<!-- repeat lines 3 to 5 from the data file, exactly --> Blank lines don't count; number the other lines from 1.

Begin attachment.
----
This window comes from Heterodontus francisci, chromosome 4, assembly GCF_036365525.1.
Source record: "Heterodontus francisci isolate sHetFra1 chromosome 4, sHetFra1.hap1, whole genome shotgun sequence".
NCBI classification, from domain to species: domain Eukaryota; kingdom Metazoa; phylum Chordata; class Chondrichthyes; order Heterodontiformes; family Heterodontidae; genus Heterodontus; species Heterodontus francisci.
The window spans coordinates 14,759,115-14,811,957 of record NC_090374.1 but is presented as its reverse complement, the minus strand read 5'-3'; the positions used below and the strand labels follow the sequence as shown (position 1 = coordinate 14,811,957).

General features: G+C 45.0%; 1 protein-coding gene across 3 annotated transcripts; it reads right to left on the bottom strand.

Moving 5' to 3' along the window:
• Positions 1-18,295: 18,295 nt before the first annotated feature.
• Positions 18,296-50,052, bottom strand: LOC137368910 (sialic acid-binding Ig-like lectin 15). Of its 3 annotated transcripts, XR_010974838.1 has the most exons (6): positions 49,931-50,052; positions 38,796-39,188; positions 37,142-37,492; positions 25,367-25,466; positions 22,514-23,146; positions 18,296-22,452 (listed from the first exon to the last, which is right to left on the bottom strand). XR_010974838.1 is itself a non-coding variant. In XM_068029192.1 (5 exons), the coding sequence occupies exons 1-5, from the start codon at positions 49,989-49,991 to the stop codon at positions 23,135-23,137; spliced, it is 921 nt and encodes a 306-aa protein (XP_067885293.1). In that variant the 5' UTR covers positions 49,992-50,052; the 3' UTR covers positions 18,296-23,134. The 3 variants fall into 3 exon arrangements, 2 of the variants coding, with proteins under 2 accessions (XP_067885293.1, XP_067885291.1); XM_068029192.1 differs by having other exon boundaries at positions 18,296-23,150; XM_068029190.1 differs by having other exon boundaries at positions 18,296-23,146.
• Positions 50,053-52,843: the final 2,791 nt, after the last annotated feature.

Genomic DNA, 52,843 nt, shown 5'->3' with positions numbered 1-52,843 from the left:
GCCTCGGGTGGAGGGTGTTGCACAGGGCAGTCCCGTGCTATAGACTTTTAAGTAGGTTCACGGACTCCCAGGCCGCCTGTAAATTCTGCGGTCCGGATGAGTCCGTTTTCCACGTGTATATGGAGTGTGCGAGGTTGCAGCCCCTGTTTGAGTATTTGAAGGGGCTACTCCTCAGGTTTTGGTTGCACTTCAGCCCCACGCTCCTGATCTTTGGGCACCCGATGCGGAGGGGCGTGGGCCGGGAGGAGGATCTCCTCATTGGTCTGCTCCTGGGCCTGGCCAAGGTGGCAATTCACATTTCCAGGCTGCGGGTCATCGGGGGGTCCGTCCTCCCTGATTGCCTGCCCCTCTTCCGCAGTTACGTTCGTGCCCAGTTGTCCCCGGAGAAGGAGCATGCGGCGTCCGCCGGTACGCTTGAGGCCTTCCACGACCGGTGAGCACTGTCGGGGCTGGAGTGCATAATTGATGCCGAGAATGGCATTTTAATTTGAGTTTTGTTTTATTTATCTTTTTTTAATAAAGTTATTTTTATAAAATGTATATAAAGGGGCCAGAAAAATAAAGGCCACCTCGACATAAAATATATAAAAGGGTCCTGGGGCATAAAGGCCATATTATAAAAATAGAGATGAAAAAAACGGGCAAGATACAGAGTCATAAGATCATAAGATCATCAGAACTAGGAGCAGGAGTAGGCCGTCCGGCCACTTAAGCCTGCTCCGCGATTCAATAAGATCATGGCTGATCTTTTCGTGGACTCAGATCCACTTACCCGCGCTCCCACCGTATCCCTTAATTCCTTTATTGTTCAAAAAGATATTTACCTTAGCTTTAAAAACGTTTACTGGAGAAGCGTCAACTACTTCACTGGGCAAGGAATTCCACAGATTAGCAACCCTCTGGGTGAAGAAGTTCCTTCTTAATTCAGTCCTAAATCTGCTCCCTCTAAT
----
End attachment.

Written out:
NCBI classification, from domain to species: domain Eukaryota; kingdom Metazoa; phylum Chordata; class Chondrichthyes; order Heterodontiformes; family Heterodontidae; genus Heterodontus; species Heterodontus francisci.
The window spans coordinates 14,759,115-14,811,957 of record NC_090374.1 but is presented as its reverse complement, the minus strand read 5'-3'; the positions used below and the strand labels follow the sequence as shown (position 1 = coordinate 14,811,957).

General features: G+C 45.0%; 1 protein-coding gene across 3 annotated transcripts; it reads right to left on the bottom strand.